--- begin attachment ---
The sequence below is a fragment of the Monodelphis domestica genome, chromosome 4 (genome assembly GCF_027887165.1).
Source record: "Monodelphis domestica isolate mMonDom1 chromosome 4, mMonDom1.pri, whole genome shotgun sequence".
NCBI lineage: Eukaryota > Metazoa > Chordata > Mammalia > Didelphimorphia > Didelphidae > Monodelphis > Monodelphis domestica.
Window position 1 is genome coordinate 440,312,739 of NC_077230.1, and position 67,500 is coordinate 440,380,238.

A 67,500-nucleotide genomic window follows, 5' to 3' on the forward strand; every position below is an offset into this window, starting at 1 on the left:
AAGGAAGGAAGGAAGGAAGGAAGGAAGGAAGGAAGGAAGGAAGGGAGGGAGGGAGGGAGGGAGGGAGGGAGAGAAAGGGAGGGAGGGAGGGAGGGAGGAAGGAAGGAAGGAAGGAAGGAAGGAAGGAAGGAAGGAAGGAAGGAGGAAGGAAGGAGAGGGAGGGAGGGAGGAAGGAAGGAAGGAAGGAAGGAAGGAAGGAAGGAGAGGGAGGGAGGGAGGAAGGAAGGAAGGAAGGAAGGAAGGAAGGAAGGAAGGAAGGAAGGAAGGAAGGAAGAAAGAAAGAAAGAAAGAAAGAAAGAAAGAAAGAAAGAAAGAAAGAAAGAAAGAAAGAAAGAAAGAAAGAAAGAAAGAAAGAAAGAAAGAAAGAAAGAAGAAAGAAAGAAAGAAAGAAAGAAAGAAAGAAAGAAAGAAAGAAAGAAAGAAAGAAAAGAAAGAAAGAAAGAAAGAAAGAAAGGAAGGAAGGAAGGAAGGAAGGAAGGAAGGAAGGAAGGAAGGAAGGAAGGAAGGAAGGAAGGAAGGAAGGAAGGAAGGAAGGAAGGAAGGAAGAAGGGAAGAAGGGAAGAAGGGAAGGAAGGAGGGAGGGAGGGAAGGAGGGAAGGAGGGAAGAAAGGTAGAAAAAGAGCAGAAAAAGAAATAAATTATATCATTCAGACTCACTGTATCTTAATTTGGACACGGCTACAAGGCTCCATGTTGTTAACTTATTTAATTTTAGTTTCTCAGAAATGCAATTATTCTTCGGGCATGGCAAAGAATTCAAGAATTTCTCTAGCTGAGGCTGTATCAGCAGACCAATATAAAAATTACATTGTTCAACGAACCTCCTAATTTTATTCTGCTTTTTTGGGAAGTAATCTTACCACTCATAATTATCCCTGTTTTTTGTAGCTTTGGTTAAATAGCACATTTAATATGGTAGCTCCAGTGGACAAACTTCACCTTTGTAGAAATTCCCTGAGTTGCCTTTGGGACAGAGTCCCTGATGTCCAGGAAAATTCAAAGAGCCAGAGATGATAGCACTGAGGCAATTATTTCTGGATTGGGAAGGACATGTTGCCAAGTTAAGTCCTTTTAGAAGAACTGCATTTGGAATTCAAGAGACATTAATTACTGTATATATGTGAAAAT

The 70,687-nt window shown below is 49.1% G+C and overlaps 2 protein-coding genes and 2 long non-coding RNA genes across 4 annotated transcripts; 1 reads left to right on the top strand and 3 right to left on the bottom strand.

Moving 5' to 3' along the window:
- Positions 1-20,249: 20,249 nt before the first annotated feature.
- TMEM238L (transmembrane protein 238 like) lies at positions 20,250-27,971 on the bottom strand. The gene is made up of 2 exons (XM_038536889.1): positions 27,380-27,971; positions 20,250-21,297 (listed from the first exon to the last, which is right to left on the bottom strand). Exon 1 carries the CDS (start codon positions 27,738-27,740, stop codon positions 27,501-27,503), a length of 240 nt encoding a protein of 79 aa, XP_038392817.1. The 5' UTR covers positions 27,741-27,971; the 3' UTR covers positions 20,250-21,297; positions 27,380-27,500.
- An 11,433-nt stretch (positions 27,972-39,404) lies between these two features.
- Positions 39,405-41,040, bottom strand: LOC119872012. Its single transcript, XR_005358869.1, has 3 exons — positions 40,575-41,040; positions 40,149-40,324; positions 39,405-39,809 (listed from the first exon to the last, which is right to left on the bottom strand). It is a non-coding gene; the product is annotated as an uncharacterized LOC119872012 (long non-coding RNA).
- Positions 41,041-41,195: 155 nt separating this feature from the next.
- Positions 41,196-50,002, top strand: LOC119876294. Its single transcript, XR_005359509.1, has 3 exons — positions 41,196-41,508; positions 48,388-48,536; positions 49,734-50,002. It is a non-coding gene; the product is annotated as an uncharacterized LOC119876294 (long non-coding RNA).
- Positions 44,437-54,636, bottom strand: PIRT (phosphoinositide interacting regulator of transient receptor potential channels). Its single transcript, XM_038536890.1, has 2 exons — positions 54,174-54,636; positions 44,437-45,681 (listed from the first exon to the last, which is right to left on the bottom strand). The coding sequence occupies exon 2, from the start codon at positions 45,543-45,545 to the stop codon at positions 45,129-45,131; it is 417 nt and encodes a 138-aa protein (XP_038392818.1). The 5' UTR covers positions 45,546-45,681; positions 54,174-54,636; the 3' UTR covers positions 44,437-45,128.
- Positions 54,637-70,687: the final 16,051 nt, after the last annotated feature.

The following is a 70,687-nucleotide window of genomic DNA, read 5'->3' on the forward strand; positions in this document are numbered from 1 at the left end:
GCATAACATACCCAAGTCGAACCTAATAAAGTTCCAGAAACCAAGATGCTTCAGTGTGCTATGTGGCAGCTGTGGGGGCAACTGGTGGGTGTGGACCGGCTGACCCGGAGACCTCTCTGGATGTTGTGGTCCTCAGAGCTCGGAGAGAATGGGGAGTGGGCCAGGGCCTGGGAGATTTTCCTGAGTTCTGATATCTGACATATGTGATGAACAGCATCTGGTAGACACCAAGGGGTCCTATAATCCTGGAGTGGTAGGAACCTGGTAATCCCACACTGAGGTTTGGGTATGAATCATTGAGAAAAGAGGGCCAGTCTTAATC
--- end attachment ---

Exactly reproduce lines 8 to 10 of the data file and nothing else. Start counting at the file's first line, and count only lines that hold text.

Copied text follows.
Moving 5' to 3' along the window:
- Positions 1-20,249: 20,249 nt before the first annotated feature.
- TMEM238L (transmembrane protein 238 like) lies at positions 20,250-27,971 on the bottom strand. The gene is made up of 2 exons (XM_038536889.1): positions 27,380-27,971; positions 20,250-21,297 (listed from the first exon to the last, which is right to left on the bottom strand). Exon 1 carries the CDS (start codon positions 27,738-27,740, stop codon positions 27,501-27,503), a length of 240 nt encoding a protein of 79 aa, XP_038392817.1. The 5' UTR covers positions 27,741-27,971; the 3' UTR covers positions 20,250-21,297; positions 27,380-27,500.